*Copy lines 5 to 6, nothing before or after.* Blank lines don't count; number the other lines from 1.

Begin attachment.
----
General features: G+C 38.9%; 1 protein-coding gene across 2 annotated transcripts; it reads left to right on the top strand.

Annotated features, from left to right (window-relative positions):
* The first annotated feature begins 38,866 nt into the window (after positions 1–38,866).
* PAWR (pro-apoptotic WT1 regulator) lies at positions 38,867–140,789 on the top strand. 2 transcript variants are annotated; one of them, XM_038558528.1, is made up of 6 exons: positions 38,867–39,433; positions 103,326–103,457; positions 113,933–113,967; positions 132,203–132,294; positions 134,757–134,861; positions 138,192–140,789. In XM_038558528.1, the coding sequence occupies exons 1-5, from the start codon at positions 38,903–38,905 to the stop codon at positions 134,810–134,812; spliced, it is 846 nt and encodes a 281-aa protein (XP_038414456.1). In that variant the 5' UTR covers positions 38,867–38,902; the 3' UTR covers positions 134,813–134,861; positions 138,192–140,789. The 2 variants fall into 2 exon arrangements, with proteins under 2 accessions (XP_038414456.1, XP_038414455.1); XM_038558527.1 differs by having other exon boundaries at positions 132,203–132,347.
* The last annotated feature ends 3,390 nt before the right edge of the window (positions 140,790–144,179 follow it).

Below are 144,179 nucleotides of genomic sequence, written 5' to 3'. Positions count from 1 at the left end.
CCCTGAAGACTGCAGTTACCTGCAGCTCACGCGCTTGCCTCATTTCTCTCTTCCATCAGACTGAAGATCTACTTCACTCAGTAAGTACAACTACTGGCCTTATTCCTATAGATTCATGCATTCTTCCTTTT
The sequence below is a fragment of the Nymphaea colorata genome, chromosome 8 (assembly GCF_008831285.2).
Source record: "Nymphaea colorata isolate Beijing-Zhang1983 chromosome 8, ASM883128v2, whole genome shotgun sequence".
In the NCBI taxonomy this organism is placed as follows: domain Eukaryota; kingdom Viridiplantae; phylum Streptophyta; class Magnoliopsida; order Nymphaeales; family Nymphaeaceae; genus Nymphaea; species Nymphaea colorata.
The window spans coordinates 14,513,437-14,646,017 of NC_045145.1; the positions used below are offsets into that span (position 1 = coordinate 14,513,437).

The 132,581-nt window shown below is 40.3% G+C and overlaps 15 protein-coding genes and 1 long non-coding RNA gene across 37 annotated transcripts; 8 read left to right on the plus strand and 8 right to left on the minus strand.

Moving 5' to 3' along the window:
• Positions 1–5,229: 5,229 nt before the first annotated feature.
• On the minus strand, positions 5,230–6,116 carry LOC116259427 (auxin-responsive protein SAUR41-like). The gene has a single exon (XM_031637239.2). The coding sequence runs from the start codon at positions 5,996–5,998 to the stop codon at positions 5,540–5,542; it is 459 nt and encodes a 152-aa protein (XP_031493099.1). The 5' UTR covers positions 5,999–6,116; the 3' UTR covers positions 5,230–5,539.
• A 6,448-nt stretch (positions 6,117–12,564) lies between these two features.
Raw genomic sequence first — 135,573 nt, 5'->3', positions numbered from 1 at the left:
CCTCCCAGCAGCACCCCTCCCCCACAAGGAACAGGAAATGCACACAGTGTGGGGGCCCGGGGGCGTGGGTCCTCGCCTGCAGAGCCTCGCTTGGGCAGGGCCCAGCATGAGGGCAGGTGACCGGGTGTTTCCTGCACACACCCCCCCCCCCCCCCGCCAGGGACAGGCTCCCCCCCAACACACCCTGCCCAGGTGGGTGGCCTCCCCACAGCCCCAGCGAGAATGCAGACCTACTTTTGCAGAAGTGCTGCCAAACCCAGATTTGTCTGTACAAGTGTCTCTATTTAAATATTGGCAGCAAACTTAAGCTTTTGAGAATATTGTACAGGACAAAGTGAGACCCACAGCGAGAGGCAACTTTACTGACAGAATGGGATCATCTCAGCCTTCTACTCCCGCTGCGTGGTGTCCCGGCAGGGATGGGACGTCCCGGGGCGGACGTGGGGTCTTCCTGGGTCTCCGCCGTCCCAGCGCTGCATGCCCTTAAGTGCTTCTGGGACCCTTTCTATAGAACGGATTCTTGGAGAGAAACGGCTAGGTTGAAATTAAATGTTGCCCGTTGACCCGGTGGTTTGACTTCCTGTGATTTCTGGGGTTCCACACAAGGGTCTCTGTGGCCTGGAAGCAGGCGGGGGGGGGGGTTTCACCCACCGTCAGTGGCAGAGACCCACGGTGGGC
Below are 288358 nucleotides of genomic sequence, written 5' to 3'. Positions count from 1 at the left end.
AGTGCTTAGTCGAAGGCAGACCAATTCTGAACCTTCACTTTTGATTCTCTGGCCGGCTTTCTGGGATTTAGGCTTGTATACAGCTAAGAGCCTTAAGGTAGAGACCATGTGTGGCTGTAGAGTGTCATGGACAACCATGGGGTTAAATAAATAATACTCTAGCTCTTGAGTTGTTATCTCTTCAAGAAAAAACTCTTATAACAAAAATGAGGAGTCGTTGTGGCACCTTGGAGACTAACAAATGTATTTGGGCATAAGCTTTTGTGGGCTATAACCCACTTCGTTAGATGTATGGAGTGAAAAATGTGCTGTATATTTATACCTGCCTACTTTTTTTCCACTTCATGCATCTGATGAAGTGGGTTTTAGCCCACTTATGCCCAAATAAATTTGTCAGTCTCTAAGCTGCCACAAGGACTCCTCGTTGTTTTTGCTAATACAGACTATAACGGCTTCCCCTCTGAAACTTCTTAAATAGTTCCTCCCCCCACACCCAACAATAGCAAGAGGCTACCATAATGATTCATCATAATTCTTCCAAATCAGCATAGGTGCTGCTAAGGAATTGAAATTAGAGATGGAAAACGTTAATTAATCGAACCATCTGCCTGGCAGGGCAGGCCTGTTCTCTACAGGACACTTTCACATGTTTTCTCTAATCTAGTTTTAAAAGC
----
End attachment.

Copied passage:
* The last annotated feature ends 3,390 nt before the right edge of the window (positions 140,790–144,179 follow it).

Below are 144,179 nucleotides of genomic sequence, written 5' to 3'. Positions count from 1 at the left end.